The prospects for the pro-affirmative action plaintiffs in Tuesday's Schuette v. Coalition to Defend Affirmative Action Supreme Court case were never terribly promising. And the oral arguments yesterday did little to challenge that notion. 

Schuette concerns the constiutionality of Proposal 2, a 2006 Michigan state ballot initiative which banned affirmative action in public education, hiring and contracting. The law, pro-affirmative action plaintiffs argued, violated the 14th Amendment's Equal Protection Clause by singling out people of color and those who want diverse college campuses and putting the political process further out of reach for them and them alone. 

The conservative wing of the Supreme Court wasn't much convinced. Justices Roberts, Alito and Scalia were openly hostile toward the case against Proposal 2. Coalition to Defend Affirmative Action attorney's Shanta Driver asked in her opening argument that the Supreme Court, "bring the 14th Amendment back to its original purpose and meaning, which is to protect minority rights against majority, which did not occur in this case," before Justice Scalia cut her off.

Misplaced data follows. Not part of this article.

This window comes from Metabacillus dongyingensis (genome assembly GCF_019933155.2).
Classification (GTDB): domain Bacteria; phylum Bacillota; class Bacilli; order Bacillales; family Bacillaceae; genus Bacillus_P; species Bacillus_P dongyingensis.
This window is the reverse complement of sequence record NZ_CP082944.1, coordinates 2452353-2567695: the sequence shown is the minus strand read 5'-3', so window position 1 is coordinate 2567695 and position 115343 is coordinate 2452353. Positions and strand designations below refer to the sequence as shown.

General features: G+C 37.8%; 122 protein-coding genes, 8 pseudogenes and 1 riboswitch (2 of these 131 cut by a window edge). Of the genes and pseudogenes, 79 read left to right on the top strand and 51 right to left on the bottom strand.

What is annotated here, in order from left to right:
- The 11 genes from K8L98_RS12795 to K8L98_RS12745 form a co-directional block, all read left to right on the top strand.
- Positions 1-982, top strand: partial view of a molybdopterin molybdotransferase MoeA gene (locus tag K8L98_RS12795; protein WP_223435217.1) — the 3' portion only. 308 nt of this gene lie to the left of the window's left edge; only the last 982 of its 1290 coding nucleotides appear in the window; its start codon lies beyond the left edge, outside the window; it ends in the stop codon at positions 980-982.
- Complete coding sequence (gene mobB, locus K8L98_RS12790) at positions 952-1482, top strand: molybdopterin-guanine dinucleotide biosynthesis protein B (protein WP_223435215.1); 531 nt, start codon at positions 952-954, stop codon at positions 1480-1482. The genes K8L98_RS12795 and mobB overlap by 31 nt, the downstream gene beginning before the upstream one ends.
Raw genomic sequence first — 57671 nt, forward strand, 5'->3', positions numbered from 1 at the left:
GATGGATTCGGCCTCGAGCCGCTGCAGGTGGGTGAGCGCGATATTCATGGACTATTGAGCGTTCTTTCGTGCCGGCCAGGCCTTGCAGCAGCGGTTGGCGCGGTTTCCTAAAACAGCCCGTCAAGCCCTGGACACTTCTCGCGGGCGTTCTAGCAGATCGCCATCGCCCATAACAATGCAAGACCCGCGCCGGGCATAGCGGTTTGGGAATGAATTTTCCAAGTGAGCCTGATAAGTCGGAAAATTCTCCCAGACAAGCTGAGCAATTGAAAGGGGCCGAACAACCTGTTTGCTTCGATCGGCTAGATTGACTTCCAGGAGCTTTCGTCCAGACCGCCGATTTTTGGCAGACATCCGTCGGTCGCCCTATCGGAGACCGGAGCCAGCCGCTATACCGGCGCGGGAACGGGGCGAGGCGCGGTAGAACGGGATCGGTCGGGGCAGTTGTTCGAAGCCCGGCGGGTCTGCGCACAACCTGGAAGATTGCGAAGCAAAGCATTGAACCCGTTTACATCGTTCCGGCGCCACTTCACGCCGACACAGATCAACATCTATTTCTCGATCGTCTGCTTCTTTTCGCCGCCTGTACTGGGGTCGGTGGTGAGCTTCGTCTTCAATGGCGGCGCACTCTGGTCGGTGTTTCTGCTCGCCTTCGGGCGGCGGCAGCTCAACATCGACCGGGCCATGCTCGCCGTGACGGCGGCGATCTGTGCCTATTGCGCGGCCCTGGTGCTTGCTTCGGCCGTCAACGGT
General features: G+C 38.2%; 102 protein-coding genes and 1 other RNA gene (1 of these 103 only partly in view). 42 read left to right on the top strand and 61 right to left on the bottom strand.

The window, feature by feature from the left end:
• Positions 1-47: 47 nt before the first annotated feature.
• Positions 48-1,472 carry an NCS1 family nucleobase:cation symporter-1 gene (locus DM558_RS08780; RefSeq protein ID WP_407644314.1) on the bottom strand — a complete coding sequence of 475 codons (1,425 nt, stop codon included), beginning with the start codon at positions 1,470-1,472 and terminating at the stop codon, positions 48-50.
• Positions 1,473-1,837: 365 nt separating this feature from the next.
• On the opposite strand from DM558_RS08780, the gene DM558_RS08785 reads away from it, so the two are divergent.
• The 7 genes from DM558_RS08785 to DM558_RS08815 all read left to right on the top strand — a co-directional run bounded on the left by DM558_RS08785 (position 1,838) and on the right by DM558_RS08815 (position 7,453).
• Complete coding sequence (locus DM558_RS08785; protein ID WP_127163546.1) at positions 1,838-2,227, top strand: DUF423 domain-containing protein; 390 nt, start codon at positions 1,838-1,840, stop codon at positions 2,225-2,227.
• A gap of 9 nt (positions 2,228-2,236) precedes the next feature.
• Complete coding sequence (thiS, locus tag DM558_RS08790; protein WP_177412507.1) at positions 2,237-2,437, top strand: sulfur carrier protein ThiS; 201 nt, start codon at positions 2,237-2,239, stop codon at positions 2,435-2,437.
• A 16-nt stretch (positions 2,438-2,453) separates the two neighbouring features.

JUSTICE SCALIA: My goodness, I thought we've -- we've held that the 14th Amendment protects all ?races. I mean, that was the argument in the early years, that it protected only -- only the blacks. But I thought we rejected that. You -- you say now that we have to proceed as though its purpose is not to protect whites, only to protect minorities?